When your neck hurts, it can affect your sleep and lead to less energy and more pain. Here are 3 tips to help you reduce neck pain and sleep better. Torticollis: how to sleep?
Torticollis: How to sleep with the 3 commandments?
1. Match your pillow height with your sleeping position
While there's no single pillow height that works best for all sleepers, you need a pillow that supports the natural curve of your neck. To help alleviate stress on your neck, follow these guidelines for choosing the right pillow for your preferred sleeping position:
- Benefit from a thin pillow if you sleep on your back. Test if a pillow is right for you by lying on the pillow and having a family member or friend take a picture of the curve of your neck. Ideally, the curve of your neck will resemble that of good posture (standing with your head up and shoulders back).
- If you sleep on your side you will need a thicker pillow than the back sleepers to ensure the neck and head are positioned in the middle of the shoulders. Your height and shoulder width will help determine the type of pillow you should buy.
- Those who sleep on their stomachs can benefit from an ultra-thin pillow or forgo a pillow altogether. Since sleeping on your stomach puts more stress on the cervical spine compared to other sleeping positions, some people may want to avoid this position.
If you're a back or side sleeper, you may also benefit from placing a small roll-shaped pillow under your neck for extra support - or you can simply use a rolled up towel.
2. Drop your phone before sleeping with stiff neck
Believe it or not, your phone could be interfering with your sleep in several ways:
- Causes neck pain . Many people tilt their heads to look at the phone when texting or browsing the web. The more you bend your head forward, the more stress it puts on the cervical spine - up to 40 pounds of force. Spending too much time staring at the phone can cause neck pain.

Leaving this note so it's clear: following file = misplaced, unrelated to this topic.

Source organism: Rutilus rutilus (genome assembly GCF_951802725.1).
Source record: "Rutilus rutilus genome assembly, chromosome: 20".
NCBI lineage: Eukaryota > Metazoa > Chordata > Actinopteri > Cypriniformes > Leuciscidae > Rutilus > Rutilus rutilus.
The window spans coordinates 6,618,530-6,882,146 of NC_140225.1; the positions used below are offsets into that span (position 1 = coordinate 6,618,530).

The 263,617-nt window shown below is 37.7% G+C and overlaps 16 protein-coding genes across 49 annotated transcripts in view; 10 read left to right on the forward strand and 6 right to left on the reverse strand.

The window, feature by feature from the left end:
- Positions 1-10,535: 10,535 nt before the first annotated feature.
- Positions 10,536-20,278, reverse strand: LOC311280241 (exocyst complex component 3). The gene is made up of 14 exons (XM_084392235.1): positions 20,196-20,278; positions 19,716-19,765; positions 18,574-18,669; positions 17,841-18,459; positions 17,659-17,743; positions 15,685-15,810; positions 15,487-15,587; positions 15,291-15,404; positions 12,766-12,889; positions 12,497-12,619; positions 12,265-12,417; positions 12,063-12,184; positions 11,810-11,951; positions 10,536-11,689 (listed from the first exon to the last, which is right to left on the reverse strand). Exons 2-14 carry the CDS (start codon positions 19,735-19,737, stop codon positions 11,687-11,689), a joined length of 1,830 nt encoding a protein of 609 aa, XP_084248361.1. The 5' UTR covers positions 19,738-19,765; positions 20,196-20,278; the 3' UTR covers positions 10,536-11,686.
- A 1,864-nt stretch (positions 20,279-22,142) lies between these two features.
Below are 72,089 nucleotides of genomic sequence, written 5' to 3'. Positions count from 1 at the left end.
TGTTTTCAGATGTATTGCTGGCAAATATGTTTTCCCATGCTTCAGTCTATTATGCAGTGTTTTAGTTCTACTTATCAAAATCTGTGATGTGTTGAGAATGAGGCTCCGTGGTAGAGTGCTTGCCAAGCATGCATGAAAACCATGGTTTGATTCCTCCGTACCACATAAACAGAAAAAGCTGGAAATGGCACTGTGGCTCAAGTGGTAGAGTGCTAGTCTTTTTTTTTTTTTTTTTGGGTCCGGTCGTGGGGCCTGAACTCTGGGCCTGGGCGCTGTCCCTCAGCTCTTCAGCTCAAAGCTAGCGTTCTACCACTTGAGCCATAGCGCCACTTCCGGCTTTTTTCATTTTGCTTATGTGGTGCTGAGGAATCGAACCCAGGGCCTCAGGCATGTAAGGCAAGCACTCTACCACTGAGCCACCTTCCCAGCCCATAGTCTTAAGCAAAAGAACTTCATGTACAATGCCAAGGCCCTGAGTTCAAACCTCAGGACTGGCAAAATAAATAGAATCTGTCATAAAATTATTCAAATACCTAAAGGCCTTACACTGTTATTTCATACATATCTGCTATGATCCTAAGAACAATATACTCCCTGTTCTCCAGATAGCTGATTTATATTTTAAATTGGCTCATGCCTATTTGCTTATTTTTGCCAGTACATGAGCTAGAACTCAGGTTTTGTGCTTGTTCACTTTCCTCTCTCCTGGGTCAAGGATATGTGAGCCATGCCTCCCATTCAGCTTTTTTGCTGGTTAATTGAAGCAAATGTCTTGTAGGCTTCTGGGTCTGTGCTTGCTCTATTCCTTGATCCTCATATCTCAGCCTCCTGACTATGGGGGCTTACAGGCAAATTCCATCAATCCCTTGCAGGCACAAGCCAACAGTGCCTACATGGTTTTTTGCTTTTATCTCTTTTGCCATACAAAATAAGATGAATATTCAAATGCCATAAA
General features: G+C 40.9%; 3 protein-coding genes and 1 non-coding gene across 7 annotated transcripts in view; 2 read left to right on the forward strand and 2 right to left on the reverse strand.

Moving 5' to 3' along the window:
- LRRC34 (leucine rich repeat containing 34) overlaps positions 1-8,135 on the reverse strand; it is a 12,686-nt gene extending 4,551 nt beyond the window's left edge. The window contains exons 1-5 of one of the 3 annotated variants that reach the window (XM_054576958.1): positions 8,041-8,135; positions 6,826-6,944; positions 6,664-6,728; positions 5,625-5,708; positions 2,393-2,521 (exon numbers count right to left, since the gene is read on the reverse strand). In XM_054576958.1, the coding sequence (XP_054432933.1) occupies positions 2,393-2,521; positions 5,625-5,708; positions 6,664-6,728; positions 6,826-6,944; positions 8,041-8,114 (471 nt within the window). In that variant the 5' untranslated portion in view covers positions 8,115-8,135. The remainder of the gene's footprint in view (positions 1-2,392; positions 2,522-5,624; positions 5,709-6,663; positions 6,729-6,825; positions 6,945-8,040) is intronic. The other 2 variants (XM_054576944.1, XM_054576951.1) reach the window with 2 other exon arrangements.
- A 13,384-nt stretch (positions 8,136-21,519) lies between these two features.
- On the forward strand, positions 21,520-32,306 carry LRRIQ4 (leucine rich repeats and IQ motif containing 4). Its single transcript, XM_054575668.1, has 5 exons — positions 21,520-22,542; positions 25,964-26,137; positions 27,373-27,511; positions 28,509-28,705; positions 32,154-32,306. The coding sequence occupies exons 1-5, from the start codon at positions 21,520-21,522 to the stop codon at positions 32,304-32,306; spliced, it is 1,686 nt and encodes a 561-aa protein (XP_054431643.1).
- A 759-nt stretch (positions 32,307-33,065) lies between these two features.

- Disrupts the sleep cycle . Your phone emits blue light, which can be problematic at night when your body is trying to prepare for sleep. Some studies suggest that exposure to blue light may inhibit sleep by delaying the release of melatonin from your body. As sleep is an important part of the body's healing process, less sleep can also contribute to neck pain.
Try to avoid using the phone in bed and shortly before bedtime. If you must look at your phone near bedtime, hold it at eye level and limit screen time to just a few minutes.
3. Stretch your neck before bed
Stretching the neck relaxes tight muscles and can help relieve pain. Here's an easy neck stretch you can try before bed to loosen your levator scapula muscle (the muscle that connects your neck to your shoulder blade).
- Sit up straight with both hands at your sides.
- Raise the right arm forward and straighten the back with the hand grasping the right shoulder blade and applying downward pressure. (If raising the elbow above the shoulder is too complicated at first, this step can be skipped.)
- While keeping the balance, turn the head to the left about 45 degrees (which is halfway towards the shoulder).
- Tilt the chin down until a good stretch is felt on the back right side of the neck.
- Hold the position for 30 to 60 seconds, or as tolerated.
- Repeat on the other side.
Gentle range of motion stretches can also help reduce neck stiffness.
Torticollis how to sleep? Be sure to see your doctor if neck pain interrupts your sleep for more than a week. A trained medical professional can recommend a comprehensive treatment plan to help reduce neck pain while you sleep.